Part 1 of: Your Holiday Weight Gain Prevention Plan

Spread the love

With the holidays upon us, we often celebrate by traveling to see those we love, vacationing…and over-indulging in high fat/high calorie foods. While we look forward to many of the warm feelings and upcoming experiences a holiday can bring, one of the things we may not look forward to is giving ourselves the “gift” of a few extra pounds we’re wearing by the end of the year. If weight gain, frustration and larger clothes aren’t on your wish list, is there a way to enjoy the holiday season guilt-free? Yes, and it starts with a plan.

The first part of your “Holiday Weight Gain Prevention Plan” is to ask yourself what do holidays, time away and vacations mean to you? If you’re a chronic dieter, time away often signifies time off from healthy eating. With any type of restrictive eating, drastic changes have been made to your eating behaviors. These changes are temporary at best so we find ourselves either “on or off,” “all or nothing,” or “good or bad,” leaving a holiday as a prime opportunity to go overboard with our choices, our portions and our behaviors.

Even if you’re not a chronic dieter, certain foods signify that the holidays are here and we’ll want to indulge in all of the special foods and sweet treats that surround us. Some of these foods even emotionally bring us right back to the comfortable place where we originally feasted on them. So how can we avoid overindulging during these times?

You’ve heard the saying, “If you fail to plan then plan to fail.” That’s certainly the case when it comes to holiday traveling and eating. Where does the plan begin? It begins before you even leave for your trip.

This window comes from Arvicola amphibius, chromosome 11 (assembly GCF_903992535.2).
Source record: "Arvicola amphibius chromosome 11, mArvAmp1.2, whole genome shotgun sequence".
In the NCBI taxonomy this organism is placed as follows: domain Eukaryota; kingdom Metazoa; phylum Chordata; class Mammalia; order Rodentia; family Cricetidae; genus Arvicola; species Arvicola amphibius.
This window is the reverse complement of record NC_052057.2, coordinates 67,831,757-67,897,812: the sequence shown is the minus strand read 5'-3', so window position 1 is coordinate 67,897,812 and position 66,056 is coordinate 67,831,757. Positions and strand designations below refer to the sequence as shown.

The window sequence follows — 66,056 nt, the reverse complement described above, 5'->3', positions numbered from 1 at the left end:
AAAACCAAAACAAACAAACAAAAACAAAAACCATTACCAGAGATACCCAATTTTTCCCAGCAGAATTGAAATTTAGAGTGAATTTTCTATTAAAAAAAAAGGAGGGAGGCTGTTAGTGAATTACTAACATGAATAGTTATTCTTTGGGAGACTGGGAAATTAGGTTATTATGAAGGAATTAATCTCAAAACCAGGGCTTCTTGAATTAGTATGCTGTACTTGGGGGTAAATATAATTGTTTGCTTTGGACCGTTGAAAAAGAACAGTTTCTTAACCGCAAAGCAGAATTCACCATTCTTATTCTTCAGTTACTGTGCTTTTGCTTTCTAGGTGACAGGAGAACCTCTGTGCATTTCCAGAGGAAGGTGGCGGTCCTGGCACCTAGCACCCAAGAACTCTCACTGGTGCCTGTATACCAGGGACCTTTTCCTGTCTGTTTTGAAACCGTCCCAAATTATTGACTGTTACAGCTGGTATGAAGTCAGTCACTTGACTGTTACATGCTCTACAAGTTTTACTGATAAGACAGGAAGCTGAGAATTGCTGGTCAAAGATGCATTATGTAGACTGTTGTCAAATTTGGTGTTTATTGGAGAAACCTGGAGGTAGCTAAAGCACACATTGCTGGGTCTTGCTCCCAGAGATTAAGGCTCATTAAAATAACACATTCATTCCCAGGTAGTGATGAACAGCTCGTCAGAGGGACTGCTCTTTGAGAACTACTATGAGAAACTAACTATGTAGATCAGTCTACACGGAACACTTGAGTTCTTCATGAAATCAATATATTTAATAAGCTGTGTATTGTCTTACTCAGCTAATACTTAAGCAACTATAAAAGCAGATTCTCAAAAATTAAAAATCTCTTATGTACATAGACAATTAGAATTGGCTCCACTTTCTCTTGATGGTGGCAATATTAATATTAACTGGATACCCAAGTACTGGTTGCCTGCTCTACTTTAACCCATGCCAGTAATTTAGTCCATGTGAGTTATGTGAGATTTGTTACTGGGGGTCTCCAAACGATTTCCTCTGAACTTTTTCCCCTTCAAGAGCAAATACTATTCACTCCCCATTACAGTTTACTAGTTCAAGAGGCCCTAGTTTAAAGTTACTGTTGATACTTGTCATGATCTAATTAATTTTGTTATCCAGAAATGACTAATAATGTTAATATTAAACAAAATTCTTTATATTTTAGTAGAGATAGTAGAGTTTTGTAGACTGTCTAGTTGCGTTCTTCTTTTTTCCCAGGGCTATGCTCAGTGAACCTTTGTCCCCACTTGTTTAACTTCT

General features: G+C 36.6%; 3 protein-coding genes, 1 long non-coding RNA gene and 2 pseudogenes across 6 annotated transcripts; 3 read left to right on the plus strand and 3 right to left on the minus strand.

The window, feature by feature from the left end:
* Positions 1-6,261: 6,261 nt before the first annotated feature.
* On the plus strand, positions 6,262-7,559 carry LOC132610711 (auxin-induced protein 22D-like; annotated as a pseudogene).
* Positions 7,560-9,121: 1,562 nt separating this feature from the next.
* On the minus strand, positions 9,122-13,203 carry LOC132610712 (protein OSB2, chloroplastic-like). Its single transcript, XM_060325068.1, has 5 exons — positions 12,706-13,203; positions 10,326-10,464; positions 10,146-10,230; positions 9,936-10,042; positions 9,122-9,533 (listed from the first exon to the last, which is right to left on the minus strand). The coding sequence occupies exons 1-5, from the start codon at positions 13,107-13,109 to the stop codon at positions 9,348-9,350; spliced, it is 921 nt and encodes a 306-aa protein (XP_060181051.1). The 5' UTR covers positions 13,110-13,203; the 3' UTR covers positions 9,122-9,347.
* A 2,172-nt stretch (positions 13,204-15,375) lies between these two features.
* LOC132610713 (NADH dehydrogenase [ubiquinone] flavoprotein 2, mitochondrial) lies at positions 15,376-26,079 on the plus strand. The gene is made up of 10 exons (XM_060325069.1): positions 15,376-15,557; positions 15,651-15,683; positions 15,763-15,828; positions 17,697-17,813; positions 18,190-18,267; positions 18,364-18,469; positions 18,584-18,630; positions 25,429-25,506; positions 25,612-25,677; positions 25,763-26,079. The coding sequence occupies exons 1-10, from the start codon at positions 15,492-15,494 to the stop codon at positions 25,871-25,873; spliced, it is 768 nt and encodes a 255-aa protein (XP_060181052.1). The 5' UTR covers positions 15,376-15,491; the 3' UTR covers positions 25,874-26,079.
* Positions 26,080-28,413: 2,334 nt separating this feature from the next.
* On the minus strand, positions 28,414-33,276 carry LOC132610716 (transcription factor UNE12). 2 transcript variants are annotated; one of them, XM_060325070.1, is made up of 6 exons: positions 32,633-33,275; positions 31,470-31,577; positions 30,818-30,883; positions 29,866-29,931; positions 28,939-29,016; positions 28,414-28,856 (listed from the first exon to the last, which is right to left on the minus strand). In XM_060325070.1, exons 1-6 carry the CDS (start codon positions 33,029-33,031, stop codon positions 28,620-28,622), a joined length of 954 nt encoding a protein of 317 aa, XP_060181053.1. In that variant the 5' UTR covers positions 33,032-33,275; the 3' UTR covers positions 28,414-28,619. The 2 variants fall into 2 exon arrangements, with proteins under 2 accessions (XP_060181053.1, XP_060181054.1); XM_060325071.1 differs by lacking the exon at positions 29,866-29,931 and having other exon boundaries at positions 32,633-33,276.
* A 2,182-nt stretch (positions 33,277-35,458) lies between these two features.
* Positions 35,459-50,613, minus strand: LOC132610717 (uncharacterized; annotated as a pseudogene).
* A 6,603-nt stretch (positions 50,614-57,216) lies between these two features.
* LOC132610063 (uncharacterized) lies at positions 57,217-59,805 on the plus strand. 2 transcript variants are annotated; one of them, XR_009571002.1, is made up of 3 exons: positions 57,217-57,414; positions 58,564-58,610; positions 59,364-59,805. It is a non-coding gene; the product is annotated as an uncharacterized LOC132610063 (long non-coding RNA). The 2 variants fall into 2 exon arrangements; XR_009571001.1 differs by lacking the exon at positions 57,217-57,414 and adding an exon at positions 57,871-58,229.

If you’ll be traveling by car, be sure to pack some healthy snacks and drinks. While there may be plenty of fast food and convenience shops along the way, chances are what you pack will be more nutritious and healthier than what you’d find at most rest stops. If you’re traveling by plane, same idea applies. While you may have access to some healthy choices at an airport restaurant or store, long lines and other last minute delays may prevent you from having the time needed to get what you need. If you’ve packed what you’d need ahead of time, the choice to use your own snacks or save them for later in your trip is up to you.

If your travel involves a holiday meal, here’s something to try, as well. Only eat what’s special for that holiday, or unique to your destination. For example, let’s say for Thanksgiving there’s a delicious looking stuffing on the table that you want to try along with other types of breads and rolls. Since a roll may be something you’d have on any given night out, skip what’s ordinary to allow for a taste of that special stuffing. If you’re traveling somewhere known for a certain food, drink or dessert, skip what you’d ordinarily have at home to allow for the special treat. By having what’s unique for the holiday or destination, you’ll feel a part of it without “stuffing” yourself!

When it comes to pre-planning, it’s not just our food we need to consider. Often it’s the situations – the people, places, thoughts and feelings that may derail our best efforts. For these eating triggers, we need a plan, too.